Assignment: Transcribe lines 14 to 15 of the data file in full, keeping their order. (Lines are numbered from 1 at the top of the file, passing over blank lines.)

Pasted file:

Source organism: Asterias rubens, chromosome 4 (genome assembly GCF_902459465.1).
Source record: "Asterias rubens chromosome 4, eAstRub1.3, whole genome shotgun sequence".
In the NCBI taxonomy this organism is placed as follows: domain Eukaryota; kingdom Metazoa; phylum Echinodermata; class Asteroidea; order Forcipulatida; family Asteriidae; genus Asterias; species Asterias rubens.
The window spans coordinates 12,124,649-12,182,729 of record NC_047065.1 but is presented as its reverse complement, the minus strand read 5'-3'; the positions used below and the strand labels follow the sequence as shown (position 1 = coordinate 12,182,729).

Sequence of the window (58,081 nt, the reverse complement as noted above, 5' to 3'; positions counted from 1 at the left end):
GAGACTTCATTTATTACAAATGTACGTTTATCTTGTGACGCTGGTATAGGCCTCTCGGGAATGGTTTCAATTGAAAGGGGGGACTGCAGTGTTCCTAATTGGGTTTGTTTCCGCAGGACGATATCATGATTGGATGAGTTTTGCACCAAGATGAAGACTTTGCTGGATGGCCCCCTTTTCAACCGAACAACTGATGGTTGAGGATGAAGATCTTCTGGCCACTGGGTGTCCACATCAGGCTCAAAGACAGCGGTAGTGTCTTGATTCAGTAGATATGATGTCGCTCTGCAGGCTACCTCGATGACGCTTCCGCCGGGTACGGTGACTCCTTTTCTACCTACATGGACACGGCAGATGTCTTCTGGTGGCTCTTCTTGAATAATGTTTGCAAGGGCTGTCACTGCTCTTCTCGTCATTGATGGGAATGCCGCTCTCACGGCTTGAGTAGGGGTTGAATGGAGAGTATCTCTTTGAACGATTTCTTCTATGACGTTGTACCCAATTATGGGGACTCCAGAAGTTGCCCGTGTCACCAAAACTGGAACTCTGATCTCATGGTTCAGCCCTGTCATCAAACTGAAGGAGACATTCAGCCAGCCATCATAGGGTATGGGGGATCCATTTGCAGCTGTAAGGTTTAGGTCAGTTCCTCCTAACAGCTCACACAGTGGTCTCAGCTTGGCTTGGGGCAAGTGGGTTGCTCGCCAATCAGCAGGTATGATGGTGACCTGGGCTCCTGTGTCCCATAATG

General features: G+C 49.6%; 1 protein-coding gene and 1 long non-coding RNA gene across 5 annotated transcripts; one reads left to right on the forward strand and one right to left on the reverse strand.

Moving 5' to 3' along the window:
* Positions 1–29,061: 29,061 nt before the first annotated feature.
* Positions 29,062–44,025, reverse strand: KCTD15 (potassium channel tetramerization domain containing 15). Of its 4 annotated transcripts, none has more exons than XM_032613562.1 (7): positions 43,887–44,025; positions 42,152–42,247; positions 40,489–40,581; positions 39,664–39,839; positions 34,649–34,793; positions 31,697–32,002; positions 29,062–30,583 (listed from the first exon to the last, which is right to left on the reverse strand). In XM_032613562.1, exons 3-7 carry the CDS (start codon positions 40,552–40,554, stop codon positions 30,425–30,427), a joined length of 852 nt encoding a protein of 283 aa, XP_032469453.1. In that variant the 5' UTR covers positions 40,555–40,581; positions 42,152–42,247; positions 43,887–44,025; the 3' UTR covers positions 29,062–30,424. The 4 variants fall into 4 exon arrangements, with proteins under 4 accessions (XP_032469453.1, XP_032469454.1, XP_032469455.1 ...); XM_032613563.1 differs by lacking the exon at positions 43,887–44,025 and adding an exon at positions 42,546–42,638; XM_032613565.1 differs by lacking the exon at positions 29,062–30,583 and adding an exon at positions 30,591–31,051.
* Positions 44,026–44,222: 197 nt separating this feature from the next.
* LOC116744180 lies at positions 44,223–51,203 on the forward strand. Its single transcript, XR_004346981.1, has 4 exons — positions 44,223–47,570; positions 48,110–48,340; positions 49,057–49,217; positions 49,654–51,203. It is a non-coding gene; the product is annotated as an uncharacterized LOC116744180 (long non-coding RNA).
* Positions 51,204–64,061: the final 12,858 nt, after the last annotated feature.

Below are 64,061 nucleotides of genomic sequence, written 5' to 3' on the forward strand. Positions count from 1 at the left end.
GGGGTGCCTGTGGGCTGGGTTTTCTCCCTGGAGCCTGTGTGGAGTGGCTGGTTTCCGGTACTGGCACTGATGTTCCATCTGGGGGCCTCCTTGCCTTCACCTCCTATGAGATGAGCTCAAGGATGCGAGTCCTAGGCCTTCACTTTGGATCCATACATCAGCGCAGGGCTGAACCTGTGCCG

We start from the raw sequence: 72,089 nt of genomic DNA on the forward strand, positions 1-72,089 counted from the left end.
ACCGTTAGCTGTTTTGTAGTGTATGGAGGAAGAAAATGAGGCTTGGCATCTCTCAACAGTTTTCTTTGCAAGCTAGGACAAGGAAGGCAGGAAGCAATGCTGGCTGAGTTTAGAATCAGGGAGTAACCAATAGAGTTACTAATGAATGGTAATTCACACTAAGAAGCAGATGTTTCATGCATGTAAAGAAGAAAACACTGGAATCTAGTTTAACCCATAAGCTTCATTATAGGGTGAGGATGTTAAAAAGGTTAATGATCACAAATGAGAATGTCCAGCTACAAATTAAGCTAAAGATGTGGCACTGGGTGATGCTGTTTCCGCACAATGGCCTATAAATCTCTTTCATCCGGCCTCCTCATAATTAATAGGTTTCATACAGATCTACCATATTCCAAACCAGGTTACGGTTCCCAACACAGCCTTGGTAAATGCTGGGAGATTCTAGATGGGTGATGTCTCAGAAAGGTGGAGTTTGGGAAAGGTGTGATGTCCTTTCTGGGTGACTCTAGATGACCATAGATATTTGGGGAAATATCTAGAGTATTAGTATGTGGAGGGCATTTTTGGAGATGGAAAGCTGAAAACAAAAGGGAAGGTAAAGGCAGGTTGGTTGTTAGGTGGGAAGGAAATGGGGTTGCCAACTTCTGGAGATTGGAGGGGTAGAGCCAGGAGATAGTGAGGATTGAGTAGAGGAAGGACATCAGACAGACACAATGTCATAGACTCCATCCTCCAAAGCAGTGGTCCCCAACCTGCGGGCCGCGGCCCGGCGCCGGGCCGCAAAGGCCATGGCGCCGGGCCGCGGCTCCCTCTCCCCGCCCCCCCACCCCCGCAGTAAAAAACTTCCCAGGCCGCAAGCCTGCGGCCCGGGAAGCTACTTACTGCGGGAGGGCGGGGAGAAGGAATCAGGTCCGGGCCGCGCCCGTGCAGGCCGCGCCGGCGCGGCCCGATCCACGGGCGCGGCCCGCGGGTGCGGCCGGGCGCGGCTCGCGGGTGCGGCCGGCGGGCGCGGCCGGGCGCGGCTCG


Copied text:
Below are 64,061 nucleotides of genomic sequence, written 5' to 3' on the forward strand. Positions count from 1 at the left end.
GGGGTGCCTGTGGGCTGGGTTTTCTCCCTGGAGCCTGTGTGGAGTGGCTGGTTTCCGGTACTGGCACTGATGTTCCATCTGGGGGCCTCCTTGCCTTCACCTCCTATGAGATGAGCTCAAGGATGCGAGTCCTAGGCCTTCACTTTGGATCCATACATCAGCGCAGGGCTGAACCTGTGCCG